Neptune is the outermost planet of the gas giants.  It has an equatorial diameter of 49,500 kilometers (30,760 miles) and is the eighth planet from the sun.  If Neptune were hollow, it could contain nearly 60 Earth’s.  Neptune orbits the Sun every 165 years.  It has eight moons, six of which were found by Voyager 2.  A day on Neptune is 16 hours and 6.7 minutes.  Neptune was discovered on September 23, 1846 by Johann Gottfried Galle, of the Berlin Observatory.  Neptune got its named from the Roman God of the Sea.

Much of what is known today about Neptune was discovered in 1989 by the U.S Voyager 2 spacecraft during its 1989 flyby Neptune.  Neptune as compared to Earth is 3.9 times the diameter, 30 times the distance from the sun, 17 times as massive, and 0.3 times the density.

Neptune travels around the Sun in an elliptical orbit at an average distance of 4.504 billion km (2.799 billion miles). Neptune consists largely of hydrogen and helium, and it has no apparent solid surface. The first two thirds of Neptune is composed of a mixture of molten rock, water, liquid ammonia and methane.  The outer third is a mixture of heated gases comprised of hydrogen, helium, water and methane.  The atmospheric composition is 85% Hydrogen, 13% Helium, and 2% methane.  The planet’s atmosphere, particularly the outer layers, contains substantial amounts of methane gas.  Absorption of red light by the atmospheric methane is responsible for Neptune’s deep blue color.

Neptune is a dynamic planet with several large, dark spots reminiscent of Jupiter’s hurricane-like storms.  The largest spot, known as the Great Dark Spot, is about the size of the earth and is similar to the Great Red Spot on Jupiter.

Neptune receives less than half as much sunlight as Uranus, but heat escaping from its interior makes Neptune slightly warmer than Uranus. The heat liberated may also be responsible for Neptune’s stormier atmosphere, which exhibits the fastest winds seen on any planet in the solar system.  Most of the winds there blow westward, opposite to the rotation of the planet.  Near the Great Dark Spot, winds blow up to 2,000 kilometers (1,200 miles) an hour.  Voyager 2 found that the winds averaged about 300 meters per second (700 miles/hour) in the planet’s atmosphere.

Long bright clouds, similar to cirrus clouds on Earth, were seen high in Neptune’s atmosphere.  At low northern latitudes, Voyager captured images of cloud streaks casting their shadows on cloud decks below.

Feathery white clouds fill the boundary between the dark and light blue regions on the Great Dark Spot.  The pinwheel shape of both the dark boundary and the white cirrus suggests that the storm system rotates counterclockwise.  Periodic small scale patterns in the white cloud, possibly waves, are short lived and do not persist from one Neptunian rotation to the next. (Courtesy NASA/JPL)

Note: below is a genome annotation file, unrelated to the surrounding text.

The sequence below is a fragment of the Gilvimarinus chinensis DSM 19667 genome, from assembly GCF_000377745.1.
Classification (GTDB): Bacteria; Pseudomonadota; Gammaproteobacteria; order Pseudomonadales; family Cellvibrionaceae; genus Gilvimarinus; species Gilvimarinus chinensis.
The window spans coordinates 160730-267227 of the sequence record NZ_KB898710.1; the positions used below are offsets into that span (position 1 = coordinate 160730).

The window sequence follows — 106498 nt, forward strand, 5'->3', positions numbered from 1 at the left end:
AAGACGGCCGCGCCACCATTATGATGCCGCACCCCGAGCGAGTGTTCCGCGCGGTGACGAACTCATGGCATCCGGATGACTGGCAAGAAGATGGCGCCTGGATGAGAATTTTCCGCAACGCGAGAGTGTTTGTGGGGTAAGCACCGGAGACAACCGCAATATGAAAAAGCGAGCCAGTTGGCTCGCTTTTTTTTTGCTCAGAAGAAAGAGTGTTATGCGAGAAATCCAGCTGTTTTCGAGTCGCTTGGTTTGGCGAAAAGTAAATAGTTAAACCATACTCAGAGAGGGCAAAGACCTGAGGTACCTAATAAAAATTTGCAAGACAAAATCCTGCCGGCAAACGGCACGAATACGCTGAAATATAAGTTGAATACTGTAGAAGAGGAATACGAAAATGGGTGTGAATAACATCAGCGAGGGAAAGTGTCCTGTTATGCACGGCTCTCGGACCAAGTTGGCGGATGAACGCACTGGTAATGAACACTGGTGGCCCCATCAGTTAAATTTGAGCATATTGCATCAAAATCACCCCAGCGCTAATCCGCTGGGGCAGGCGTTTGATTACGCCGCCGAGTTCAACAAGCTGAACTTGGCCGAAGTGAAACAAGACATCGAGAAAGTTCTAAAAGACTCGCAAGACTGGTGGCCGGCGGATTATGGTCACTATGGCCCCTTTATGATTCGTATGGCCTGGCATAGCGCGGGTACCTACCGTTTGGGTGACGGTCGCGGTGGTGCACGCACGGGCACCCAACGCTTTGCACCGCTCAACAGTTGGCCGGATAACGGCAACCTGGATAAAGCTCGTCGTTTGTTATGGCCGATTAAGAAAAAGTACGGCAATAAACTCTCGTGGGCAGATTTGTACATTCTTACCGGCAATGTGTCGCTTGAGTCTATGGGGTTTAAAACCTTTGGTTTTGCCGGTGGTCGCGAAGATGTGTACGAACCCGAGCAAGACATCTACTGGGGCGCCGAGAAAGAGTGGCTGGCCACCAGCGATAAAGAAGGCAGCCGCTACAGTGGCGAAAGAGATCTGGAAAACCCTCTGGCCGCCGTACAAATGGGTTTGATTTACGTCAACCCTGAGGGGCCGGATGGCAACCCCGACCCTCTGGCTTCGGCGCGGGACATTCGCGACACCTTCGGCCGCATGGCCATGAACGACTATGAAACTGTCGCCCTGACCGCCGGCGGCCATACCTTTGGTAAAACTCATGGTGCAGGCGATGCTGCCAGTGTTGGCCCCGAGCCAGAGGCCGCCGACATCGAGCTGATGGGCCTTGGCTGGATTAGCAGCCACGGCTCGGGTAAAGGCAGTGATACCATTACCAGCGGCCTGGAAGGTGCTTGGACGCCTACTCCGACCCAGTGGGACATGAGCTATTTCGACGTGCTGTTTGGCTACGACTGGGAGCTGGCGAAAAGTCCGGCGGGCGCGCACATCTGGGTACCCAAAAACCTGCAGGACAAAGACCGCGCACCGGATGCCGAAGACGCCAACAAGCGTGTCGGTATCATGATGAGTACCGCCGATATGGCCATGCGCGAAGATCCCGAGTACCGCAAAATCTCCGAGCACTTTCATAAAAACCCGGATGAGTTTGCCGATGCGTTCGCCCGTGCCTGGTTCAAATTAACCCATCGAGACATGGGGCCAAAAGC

Until the Voyager 2 encounter in 1989, the rings surrounding Neptune were thought to be arcs. We now know that the rings completely circle the planet, but the thickness of each ring varies along its length.  Neptune has a set of four rings which are narrow and very faint.  The rings are made up of dust particles thought to have been made by tiny meteorites smashing into Neptune’s moons.  From ground based telescopes the rings appear to be arcs but from Voyager 2 the arcs turned out to be bright spots or clumps in the ring system.  The exact cause of the bright clumps is unknown.

The magnetic field of Neptune, like that of Uranus, is highly tilted at 47 degrees from the rotation axis and offset at least 13,500 kilometers or 8,500 miles from the physical center.  Comparing the magnetic fields of the two planets, scientists think the extreme orientation may be characteristic of flows in the interior of the planet and not the result of that planet’s sideways orientation or of any possible field reversals within the planet.

Neptune also has eight known satellites. Only two of these,  Triton and Nereid, had been observed prior to the Voyager 2 flyby.  Triton is the largest of the eight satellites and is almost as big as the Earth’s Moon. The other Neptunian satellites range in diameter from 58 to 416 km (36 to 258 miles). Apart from Triton, the moons of Neptune are irregularly shaped and have very dark surfaces.

Triton is the largest moon of Neptune, with a diameter of 2,700 kilometers (1,680 miles). It was discovered by William Lassell, a British astronomer, in 1846 scarcely a month after Neptune was discovered.  Triton is colder than any other measured object in the Solar System with a surface temperature of -235° C (-391° F).  It has an extremely thin atmosphere.  Nitrogen ice particles might form thin clouds a few kilometers above the surface. The atmospheric pressure at Triton’s surface is about 14 microbars, 1/70,000th the surface pressure on Earth.

Triton is the only large satellite in the solar system to circle a planet in a retrograde direction — in a direction opposite to the rotation of the planet.  It also has a density of about 2.066 grams per cubic centimeter (the density of water is 1.0 gram per cubic centimeter).  This means Triton contains more rock in its interior than the icy satellites of Saturn and Uranus do.  The relatively high density and the retrograde orbit has led some scientists to suggest that Triton may have been captured by Neptune as it traveled through space several billion years ago.  If that is the case, tidal heating could have melted Triton in its originally eccentric orbit, and the satellite might even have been liquid for as long as one billion years after its capture by Neptune.

Triton is scarred by enormous cracks. Voyager 2 images showed active geyser-like eruptions spewing nitrogen gas and dark dust particles several kilometers into the atmosphere.

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